At last, we move on to the pitchers, what a group from which to choose. Max Scherzer is the king of this year’s class, and despite turning 37 in July, will still command ace money at least from an AAV standpoint. That said, his desire to play for a contender, West Coast preference, age, and asking price conspire to limit his suitors. For teams looking for a longer term top of the rotation arm, Robbie Ray, Kevin Gausman, and Marcus Stroman all put up career years and all figure to command at least five years.
Moving down the list, we arrive at the starters with greater injury concerns. We predicted that Carlos Rodón, Noah Syndergaard, and Anthony DeSclafani will all accept the qualifying offer (as an update, Rodón did not end up receiving a QO). Clayton Kershaw proved he still has some left in the tank, but missed the end of the season with a worrisome forearm injury. Eduardo Rodríguez, Jon Gray, and Steven Matz have all battled either injury or ineffectiveness for stretches of their careers, but each member of the trio pitched well enough in 2021 to earn multi-year deals.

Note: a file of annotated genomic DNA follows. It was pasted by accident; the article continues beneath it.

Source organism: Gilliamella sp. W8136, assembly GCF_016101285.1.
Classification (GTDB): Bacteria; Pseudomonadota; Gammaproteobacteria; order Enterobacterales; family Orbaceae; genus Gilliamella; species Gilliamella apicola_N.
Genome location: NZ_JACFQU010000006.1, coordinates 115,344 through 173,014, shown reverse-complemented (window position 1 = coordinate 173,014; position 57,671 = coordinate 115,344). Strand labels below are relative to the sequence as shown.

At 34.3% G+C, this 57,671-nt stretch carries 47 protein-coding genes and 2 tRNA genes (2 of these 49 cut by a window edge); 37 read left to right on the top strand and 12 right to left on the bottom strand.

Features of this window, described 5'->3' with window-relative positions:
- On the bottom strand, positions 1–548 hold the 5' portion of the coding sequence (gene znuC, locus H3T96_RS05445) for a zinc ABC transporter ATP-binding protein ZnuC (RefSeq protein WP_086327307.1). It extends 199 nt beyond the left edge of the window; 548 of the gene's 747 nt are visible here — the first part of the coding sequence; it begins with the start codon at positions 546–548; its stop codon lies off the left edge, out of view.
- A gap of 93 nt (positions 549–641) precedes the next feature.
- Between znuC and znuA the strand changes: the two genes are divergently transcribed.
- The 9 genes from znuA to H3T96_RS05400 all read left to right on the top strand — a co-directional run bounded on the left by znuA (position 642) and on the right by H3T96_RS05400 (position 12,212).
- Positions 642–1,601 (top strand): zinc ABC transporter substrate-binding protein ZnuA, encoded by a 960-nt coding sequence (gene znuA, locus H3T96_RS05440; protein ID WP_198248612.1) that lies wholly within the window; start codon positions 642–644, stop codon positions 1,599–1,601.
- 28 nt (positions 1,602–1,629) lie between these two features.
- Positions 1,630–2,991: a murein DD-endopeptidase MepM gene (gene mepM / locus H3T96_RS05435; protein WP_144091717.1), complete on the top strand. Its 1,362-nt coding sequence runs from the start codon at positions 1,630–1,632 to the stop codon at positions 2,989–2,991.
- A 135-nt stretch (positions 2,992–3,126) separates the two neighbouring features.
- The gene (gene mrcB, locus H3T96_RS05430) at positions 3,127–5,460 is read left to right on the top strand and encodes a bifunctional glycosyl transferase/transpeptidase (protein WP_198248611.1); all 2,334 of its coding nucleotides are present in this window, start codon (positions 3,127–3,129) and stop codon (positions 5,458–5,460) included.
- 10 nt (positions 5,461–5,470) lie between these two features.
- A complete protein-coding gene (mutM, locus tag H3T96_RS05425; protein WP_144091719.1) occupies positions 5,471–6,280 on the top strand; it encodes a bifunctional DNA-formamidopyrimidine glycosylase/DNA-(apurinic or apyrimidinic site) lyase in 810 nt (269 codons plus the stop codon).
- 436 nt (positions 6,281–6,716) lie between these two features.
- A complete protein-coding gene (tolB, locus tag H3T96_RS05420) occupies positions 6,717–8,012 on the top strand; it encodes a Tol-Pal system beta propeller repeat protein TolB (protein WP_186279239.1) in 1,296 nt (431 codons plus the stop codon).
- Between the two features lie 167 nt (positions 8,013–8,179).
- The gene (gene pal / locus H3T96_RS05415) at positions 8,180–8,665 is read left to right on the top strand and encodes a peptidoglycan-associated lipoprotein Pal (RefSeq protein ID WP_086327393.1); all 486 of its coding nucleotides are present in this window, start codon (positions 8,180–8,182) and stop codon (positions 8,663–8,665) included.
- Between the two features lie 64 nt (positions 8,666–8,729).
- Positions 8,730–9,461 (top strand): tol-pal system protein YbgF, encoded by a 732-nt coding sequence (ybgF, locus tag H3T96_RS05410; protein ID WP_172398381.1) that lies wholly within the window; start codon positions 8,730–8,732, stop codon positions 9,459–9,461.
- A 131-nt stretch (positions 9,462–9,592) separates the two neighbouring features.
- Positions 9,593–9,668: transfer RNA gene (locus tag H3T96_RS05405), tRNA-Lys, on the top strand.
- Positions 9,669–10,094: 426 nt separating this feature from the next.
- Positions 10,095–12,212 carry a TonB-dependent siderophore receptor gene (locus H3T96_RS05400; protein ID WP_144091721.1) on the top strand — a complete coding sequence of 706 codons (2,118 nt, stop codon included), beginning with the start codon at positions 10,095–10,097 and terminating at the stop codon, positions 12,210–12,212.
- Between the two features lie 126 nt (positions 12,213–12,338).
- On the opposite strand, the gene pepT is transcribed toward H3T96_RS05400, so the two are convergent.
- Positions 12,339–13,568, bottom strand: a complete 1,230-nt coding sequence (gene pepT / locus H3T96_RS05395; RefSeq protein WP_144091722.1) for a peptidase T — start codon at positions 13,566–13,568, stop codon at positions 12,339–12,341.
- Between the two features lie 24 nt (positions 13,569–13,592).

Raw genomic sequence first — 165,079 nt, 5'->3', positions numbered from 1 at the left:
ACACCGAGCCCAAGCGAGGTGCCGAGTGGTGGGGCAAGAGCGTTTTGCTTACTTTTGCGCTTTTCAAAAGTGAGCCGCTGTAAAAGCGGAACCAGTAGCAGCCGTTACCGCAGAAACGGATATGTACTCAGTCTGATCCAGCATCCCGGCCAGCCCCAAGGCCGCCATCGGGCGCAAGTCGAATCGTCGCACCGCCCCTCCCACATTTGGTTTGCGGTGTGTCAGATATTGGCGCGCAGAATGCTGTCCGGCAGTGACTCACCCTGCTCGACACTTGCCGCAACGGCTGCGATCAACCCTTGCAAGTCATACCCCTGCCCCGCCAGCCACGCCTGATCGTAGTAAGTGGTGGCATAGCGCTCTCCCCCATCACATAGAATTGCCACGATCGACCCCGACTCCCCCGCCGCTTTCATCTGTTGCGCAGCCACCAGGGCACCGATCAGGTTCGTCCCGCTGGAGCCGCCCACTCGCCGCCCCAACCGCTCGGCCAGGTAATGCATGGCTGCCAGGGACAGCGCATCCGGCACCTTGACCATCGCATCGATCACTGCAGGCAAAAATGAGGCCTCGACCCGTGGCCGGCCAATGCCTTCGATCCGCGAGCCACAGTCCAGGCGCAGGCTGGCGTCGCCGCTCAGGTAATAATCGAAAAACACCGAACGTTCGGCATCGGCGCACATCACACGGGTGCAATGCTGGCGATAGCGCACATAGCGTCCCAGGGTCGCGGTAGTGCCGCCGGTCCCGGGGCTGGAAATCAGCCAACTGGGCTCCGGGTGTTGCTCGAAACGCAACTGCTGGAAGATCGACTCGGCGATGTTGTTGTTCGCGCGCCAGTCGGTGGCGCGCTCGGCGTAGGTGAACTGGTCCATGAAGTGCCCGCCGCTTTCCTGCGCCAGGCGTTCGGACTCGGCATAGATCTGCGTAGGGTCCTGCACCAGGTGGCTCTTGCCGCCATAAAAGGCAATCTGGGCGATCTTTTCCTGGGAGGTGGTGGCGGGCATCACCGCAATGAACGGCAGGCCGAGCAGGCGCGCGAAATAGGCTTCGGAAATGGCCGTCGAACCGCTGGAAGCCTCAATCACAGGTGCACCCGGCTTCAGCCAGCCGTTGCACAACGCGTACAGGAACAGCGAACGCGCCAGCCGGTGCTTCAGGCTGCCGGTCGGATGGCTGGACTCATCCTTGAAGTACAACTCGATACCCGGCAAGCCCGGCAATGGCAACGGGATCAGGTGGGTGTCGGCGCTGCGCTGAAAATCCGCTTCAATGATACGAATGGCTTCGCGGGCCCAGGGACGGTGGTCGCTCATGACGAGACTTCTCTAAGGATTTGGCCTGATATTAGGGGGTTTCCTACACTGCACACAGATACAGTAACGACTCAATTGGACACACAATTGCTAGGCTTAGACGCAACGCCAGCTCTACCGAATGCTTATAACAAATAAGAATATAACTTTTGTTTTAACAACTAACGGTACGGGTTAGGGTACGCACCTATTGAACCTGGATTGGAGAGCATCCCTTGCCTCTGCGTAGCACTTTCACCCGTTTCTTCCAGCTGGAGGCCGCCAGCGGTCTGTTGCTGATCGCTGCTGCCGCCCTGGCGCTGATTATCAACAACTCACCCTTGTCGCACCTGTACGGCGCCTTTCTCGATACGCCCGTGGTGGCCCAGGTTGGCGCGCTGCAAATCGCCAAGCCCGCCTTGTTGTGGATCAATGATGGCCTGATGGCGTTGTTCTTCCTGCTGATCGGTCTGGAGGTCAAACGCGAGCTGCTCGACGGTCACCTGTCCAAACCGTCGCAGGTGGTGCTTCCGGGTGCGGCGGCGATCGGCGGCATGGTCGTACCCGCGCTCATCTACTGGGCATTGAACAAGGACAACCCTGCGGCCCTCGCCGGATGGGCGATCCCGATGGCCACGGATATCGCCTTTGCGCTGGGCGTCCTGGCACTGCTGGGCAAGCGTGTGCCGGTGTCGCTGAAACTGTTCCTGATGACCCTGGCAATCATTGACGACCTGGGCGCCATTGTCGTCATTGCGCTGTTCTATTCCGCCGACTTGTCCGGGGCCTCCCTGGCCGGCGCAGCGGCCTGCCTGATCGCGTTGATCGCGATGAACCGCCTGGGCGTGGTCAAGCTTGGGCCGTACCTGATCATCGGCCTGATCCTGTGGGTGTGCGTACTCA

Last but not least, we have the relievers. Kenley Jansen had a bounc-eback campaign in LA after making some tweaks to his repertoire, and enters his first foray into free agency as the best relief option on the market. Raisel Iglesias was traded from the Reds to the Angels prior to the season to save money, and proved he is still a top-10 closer in the league with the Angels. Kendall Graveman was also traded, in his case from the Mariners to the Astros at the deadline — and in the middle of a series between the two teams no less! — and his performance in the postseason likely earned him a bumper deal from teams looking for a closer.
So there you have it, PSA’s 2022 free agent predictions! Please note that predictions were made last week, so before you yell at us in the comments: yes, we know, many of the players we predicted would accept the qualifying offer did not have it offered to them.